The Great War was a turning point of the twentieth century, giving birth to a new, modern, and industrial approach to warfare that changed the world forever. The remembrance, awareness, and knowledge of the conflict and, most importantly, of those who participated and were affected by it, altered from country to country, and in some cases has been almost entirely forgotten.
New research strategies have emerged to help broaden our understanding of the First World War. Multidisciplinary approaches have been applied to material culture and conflict landscapes, from archive sources analysis and aerial photography to remote sensing, GIS and field research. Working within the context of a material and archival understanding of war, this book combines papers from different study fields that present interdisciplinary and multidisciplinary approaches towards researching the First World War and its legacies, with particular concentration on the central and eastern European theatres of war.
Table of Contents
List of Figures
Series Introduction: Nicholas J Saunders and Paul Cornish.
Series Editors’ Preface: Paul Cornish and Nicholas J Saunders.
List of Contributors
Introduction: Uroš Košir, Matija Črešnar, Dimitrij Mlekuž.
Chapter 1: The Italian Front on the Soča (Isonzo): A British Officers’ military
tour in 1923. Michael Relph and Nicholas J Saunders.
Chapter 2: Aerial Photography in the Great War: Development in the Austro-Hungarian Airforce. Matjaž Ravbar.
Chapter 3: Digitising the Great War in 3D: The Remains of the Soča Front, Slovenia. Seta Štuhec and Uroš Košir.
Chapter 4: On the Border: Perspectives on Memory Landscapes between Slovenia
and Italy. Miha Kozorog.
Chapter 5: Constructing the Italian Border: The First World War in the East of
the Country. Sergio Zilli.
Chapter 6: Between tourism and oblivion: Rombon and Kolovrat - conflict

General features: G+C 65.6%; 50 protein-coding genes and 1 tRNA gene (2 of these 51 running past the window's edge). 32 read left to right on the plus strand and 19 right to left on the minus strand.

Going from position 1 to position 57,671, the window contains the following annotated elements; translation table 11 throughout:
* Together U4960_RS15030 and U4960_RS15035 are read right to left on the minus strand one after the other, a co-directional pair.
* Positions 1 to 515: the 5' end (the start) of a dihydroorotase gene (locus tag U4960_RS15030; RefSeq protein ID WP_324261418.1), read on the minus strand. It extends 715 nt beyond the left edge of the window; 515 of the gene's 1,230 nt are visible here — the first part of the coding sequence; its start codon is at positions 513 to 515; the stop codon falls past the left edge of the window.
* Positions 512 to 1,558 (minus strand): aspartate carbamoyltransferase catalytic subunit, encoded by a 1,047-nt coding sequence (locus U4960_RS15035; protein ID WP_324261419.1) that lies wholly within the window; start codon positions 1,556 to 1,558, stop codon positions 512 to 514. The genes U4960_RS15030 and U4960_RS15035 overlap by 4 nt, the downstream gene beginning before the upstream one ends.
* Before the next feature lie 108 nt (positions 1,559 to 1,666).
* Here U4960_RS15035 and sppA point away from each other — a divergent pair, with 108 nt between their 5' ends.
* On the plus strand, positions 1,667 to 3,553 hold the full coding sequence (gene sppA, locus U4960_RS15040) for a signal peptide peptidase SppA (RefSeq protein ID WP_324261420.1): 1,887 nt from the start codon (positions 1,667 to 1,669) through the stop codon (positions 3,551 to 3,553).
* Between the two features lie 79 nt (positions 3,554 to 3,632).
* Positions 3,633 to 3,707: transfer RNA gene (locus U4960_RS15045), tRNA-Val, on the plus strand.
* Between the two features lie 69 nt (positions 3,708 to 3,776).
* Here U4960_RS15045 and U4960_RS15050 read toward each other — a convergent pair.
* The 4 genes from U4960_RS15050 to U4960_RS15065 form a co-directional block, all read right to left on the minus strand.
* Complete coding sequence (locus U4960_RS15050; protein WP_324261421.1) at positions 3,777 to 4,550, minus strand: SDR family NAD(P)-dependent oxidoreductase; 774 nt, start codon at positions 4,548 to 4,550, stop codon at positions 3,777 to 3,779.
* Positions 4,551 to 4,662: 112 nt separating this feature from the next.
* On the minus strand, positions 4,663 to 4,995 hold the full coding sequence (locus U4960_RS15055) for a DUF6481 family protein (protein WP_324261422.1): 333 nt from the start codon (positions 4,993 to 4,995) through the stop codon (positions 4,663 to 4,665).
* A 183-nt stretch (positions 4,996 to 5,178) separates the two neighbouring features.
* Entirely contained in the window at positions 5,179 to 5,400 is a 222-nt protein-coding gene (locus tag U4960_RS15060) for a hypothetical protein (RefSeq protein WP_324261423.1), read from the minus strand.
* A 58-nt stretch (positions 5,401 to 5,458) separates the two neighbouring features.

landscapes on the Soča Front, 1915-2017. Uroš Košir, Nicholas J. Saunders, Matija Črešnar, Gašper Rutar.
Chapter 7: Fortifying the Carpathians: Austro-Hungarian Defences in
contemporary Eastern Slovakia. Jiří Zubalík, Jakub Těsnohlídek, Jan Petřík, Richard Bíško, Martin Fojtík, Martin Vojtas, Jiří Kadlec, Libor Petr, Radim Kapavík, Peter Tajkov and Martin Drobňák.
Chapter 8: An Archaeology of 'No Man's Land': The Great War in Central
Poland. Anna Zalewska, Jacek Czarnecki.
Chapter 9: Archaeologies of memory – archaeologies of oblivion: The Great War
in south-eastern Poland. Kamil Karski, Tomasz Tokarczyk.
Chapter 10: First World War exhumations at Zdziary (south-east Poland):
An Anthropological perspective on soldiers' mass graves.
Chapter 11: Legacies of the Soča Front - From Rubbish to Heritage (1915-2017). Uroš Košir.
Chapter 12: Immovable cultural heritage of the Soča Front: Legal protection and
conservation. Ernesta Drole.
Chapter 13: The Heritage of the Soča Front and Collective Memory. Marko Štepec.
Chapter 14: Heroes and little people: Modern museological approaches in
interpreting subjects of war - a perspective from the East.
Uroš Košir is an archaeologist interested in modern conflict archaeology, mostly in the First and Second World War conflict landscapes of Slovenia and their numerous legacies, especially the material culture.
Matija Črešnar is assistant professor at the Department of Archaeology (Faculty of Arts, University of Ljubljana), specializing initially in the Bronze and Iron Ages of Central and south-eastern Europe, with further interests in Landscape Archaeology, Conflict Archaeology and Protection of Cultural Heritage. He is also a conservator at the Centre for Preventive Archaeology (Institute for the Protection of Cultural Heritage of Slovenia).
Dimitrij Mlekuž currently works at the Centre for Preventive Archaeology as a landscape archaeologist specialised in remote sensing, and as an assistant professor at the University of Ljubljana where he teaches courses on landscape archaeology, geographical information systems and remote sensing.